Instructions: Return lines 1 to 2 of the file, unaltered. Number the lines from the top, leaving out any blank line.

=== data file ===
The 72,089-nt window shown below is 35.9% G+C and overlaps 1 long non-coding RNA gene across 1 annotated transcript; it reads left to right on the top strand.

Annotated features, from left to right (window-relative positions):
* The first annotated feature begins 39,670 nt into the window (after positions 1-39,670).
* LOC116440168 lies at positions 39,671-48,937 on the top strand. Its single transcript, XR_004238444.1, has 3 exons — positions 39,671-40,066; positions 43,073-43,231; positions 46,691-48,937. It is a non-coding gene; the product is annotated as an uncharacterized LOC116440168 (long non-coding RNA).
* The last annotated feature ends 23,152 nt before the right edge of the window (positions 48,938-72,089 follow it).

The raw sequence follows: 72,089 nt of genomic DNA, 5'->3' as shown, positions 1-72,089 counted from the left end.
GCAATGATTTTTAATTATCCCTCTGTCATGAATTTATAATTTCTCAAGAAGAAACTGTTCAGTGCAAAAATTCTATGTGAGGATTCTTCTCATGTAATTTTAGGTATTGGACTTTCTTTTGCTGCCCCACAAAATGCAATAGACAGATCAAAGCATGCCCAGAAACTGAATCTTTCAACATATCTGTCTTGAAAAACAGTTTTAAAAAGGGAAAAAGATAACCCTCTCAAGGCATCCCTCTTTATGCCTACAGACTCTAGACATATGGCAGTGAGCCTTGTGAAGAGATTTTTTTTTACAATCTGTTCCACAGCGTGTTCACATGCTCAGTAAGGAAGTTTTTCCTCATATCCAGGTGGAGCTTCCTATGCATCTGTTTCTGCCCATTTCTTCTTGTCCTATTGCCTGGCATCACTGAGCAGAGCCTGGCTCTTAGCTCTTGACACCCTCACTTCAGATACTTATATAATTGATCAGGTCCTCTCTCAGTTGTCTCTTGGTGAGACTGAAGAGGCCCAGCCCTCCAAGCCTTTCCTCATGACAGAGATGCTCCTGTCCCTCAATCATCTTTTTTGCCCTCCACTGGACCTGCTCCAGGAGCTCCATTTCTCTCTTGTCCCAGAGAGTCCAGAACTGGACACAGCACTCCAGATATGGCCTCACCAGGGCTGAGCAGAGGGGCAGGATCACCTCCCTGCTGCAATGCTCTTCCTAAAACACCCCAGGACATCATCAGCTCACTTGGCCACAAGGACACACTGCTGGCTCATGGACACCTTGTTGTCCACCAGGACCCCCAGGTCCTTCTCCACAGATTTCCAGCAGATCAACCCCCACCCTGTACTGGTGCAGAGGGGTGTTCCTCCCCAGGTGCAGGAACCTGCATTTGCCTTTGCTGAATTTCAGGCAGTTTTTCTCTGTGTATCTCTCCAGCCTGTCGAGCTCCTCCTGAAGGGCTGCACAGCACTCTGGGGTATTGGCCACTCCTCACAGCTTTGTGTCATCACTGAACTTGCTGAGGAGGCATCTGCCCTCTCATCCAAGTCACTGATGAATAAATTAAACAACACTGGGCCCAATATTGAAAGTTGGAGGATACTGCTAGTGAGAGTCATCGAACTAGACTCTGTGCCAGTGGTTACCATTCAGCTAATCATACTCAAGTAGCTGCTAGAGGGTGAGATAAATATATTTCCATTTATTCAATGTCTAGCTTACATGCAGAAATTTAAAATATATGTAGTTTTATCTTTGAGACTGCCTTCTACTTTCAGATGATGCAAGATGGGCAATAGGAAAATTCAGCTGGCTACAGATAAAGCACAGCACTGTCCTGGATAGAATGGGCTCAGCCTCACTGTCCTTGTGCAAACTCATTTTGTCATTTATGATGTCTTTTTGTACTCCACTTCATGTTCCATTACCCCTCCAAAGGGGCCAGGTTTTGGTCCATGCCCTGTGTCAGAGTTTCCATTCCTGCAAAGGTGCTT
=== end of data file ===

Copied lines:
The 72,089-nt window shown below is 35.9% G+C and overlaps 1 long non-coding RNA gene across 1 annotated transcript; it reads left to right on the top strand.

Annotated features, from left to right (window-relative positions):